Still write to me of lamprais, love cake and breudhers,
Making merry in those distant antipodes …” ( Jean Arasanayagam)

On a wall opposite the bed installation, one could see another work titled ‘Rose Wall Paper.’ It consists of large layouts of wallpaper from where semi-faded figures in time-bound costumes of the colonial period prior to the 1940s emerge referring to a bygone era already almost completely lapsed from the collective memory of the present. Complementing these two works is a another installation consisting of a picture in an ornate silver frame titled, ‘Dinner Table’ which depicts an extended family at a dinner table. A portrait of King George V and Queen Mary are hung above the table. A photo construction using the images of her own family album, Perera very consciously juxtaposes images to bring out the comfortable existence of the colonial and the indigenous elite at a time when the tendency was to bleach out inconvenient manifestations of culture to preserve or reinstate the perceived authenticity of a nation from its colonial defilements through the construction of new cultural practices often borrowed from colonial sensibilities, but couched in a sense of ‘local’ historicity preceding the colonial period. Perera notes: “I remember our annual holidays spent in my grandfather's house, under the constant gaze of King George and Queen Mary in their regal grandeur looking down from a great big portrait hung in the dining room. It only came down after the house was sold off in the early 1980s...nearly 40 after our independence from Britten in 1948…” This same idea is continued in the installation titled, ‘They Were There’ consisting of two chairs and a side table with a chest that carries a revolving screen. The interior of the chest is visible through four lenses which presents a collage of images offering fragmented glimpses of an old world centralizing its attention on women, their garments, postures, social positions and the cultural contradictions that seem to be comfortably accommodated at the time.

Another important work in this series titled ‘Blue Cupboard’ has not been presented at this exhibition even though it was exhibited at the India Art Fair 2013. It is an old and open cupboard filled with hand-sewn cloth balls attached to stained tea cups, which literally flows out of the cupboard. In the internally lit top chamber lined with mirrors and beyond a lace curtain, a TV screen endlessly flashes images of the artist taking sliver and porcelain objects such as crockery out of a large wooden box, furiously polishing them and gently replacing them in the box again. It is a sight where the memory keeper visits one container of her memories, her linkages to a past almost withered away, perhaps renews her recollections as to who owned the items and when they were used, and gently replaces them in their protective container to be taken out for a moment or two another day. The cloth balls are individual containers of memory. These are associated with a practice particularly evident among women when they wanted to set aside something for preservation. They would place the item identified for preservation on a piece of cloth and bundle it up in the corner of a cupboard. In this context, the cloth balls in the ‘Blue Cupboard’ refer to undifferentiated generic memories, whose exact trajectory in the personal history of the artist and the collective history of her community is not important. In fact, except for the recollection that they consist of parts of her heritage, their individual location is distanced from her own consciousness, coming closer to erasure. The cups on the other hand, dangling from the cloth balls but held together by a series of strings almost seem like objects tangentially held together within a historio-scape whose centrality in the context of greater events is unhinged. But the stains in the interior of the cups refer to a past well trodden even through individual moments in that past might be lost in the haziness of the past while individual images of people gazing out of the cups are faded photos of the artist’s female relatives; their presence, is still clearly marked in this trajectory of history. At the same time, their presence also very subtly refers to women as memory keepers. By placing portraits only of women, Perera proceeds to establish an ancestry for her own task of memory keeping.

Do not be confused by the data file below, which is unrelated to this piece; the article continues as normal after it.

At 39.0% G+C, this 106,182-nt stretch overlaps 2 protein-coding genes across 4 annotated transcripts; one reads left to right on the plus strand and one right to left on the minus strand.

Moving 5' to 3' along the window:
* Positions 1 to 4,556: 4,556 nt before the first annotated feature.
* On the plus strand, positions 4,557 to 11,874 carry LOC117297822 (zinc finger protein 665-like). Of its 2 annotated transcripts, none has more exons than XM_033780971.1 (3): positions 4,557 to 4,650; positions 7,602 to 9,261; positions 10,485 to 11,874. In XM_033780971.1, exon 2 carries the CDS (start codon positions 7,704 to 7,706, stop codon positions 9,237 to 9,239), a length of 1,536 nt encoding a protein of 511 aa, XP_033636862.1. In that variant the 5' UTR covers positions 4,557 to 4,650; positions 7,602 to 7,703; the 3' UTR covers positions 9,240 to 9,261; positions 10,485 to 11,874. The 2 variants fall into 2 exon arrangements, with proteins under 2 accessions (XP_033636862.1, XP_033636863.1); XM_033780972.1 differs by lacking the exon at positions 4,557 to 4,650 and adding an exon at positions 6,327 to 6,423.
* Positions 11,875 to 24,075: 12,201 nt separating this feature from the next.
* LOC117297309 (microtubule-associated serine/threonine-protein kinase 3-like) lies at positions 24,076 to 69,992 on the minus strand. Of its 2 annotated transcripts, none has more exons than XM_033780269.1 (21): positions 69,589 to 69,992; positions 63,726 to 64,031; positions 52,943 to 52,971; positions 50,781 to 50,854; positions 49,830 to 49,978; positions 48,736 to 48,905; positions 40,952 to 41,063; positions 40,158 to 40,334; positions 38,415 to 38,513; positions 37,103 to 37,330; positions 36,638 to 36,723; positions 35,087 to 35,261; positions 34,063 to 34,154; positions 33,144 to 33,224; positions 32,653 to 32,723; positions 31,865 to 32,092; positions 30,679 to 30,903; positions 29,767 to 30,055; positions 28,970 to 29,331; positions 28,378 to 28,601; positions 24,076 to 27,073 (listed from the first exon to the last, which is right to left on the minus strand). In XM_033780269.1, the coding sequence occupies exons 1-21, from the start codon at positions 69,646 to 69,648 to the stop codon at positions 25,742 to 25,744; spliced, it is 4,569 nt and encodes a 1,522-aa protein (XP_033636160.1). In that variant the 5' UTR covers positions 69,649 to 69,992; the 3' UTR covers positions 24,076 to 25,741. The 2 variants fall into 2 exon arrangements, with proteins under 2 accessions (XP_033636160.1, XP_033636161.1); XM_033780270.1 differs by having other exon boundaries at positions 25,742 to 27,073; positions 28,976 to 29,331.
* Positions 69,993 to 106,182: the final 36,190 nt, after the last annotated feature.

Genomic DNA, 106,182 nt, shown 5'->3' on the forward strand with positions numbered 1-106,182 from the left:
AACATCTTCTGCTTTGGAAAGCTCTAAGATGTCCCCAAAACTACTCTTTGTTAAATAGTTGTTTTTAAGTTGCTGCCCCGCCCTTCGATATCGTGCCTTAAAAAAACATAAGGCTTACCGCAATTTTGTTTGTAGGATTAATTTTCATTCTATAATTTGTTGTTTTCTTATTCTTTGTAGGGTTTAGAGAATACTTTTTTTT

As evident in many of his works, Maurice Halbwachs consistently believed that memory was not an accidental recall or an idiosyncratic activity. He argued for the social constructedness of any memory (quoted in Weissberg 1999: 13). That is, people construct memory not as isolated individuals but as members of society (quoted in Weissberg 1999: 13). For him, people “appeal to our memory only in order to answer questions which others have asked us, or that we suppose they could have asked us” (quoted in Weissberg 1999: 13-14). Halbwachs’ argument is that memory fulfils social expectations that are already in place in society, which are framed by the answers it seeks. However sensible Halbwach’s arguments might be in the larger contexts of history and politics, Perera’s entire project is a counterweight to the notion of public sanctioned memory which thrives by negating the kind of individual memories she is focusing on and attempting to protect almost as if the artist is stricken by a fear of forgetting. But that too has already taken place: the large number of cloth bundles are such undifferentiated memory. The artist knows they are there, but she does not know exactly what they are.

Domains of Public Memory